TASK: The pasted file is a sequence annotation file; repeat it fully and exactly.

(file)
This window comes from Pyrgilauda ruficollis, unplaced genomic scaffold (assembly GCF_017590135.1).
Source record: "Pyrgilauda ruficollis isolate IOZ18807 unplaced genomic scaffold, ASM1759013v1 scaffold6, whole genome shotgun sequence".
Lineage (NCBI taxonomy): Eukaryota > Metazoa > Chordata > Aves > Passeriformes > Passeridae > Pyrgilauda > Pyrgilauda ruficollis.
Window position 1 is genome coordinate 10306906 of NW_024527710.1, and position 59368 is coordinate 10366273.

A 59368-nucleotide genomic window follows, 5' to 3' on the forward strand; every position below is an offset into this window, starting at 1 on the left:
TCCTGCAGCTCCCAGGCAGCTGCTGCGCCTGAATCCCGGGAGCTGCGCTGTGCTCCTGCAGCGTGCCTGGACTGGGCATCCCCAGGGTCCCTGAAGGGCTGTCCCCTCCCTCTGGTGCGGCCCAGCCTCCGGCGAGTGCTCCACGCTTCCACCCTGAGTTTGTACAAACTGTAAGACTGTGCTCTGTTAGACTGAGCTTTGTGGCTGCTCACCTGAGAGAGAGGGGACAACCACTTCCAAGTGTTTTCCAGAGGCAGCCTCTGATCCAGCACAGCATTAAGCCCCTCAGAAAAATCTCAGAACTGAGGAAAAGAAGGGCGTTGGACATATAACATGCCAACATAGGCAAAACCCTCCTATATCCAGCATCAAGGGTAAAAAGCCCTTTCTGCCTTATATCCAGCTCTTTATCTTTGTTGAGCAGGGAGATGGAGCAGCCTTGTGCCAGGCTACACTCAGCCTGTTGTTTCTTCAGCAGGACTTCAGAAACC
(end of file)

This window comes from Pyrgilauda ruficollis, unplaced genomic scaffold (assembly GCF_017590135.1).
Source record: "Pyrgilauda ruficollis isolate IOZ18807 unplaced genomic scaffold, ASM1759013v1 scaffold6, whole genome shotgun sequence".
Lineage (NCBI taxonomy): Eukaryota > Metazoa > Chordata > Aves > Passeriformes > Passeridae > Pyrgilauda > Pyrgilauda ruficollis.
Window position 1 is genome coordinate 10306906 of NW_024527710.1, and position 59368 is coordinate 10366273.

A 59368-nucleotide genomic window follows, 5' to 3' on the forward strand; every position below is an offset into this window, starting at 1 on the left:
TCCTGCAGCTCCCAGGCAGCTGCTGCGCCTGAATCCCGGGAGCTGCGCTGTGCTCCTGCAGCGTGCCTGGACTGGGCATCCCCAGGGTCCCTGAAGGGCTGTCCCCTCCCTCTGGTGCGGCCCAGCCTCCGGCGAGTGCTCCACGCTTCCACCCTGAGTTTGTACAAACTGTAAGACTGTGCTCTGTTAGACTGAGCTTTGTGGCTGCTCACCTGAGAGAGAGGGGACAACCACTTCCAAGTGTTTTCCAGAGGCAGCCTCTGATCCAGCACAGCATTAAGCCCCTCAGAAAAATCTCAGAACTGAGGAAAAGAAGGGCGTTGGACATATAACATGCCAACATAGGCAAAACCCTCCTATATCCAGCATCAAGGGTAAAAAGCCCTTTCTGCCTTATATCCAGCTCTTTATCTTTGTTGAGCAGGGAGATGGAGCAGCCTTGTGCCAGGCTACACTCAGCCTGTTGTTTCTTCAGCAGGACTTCAGAAACC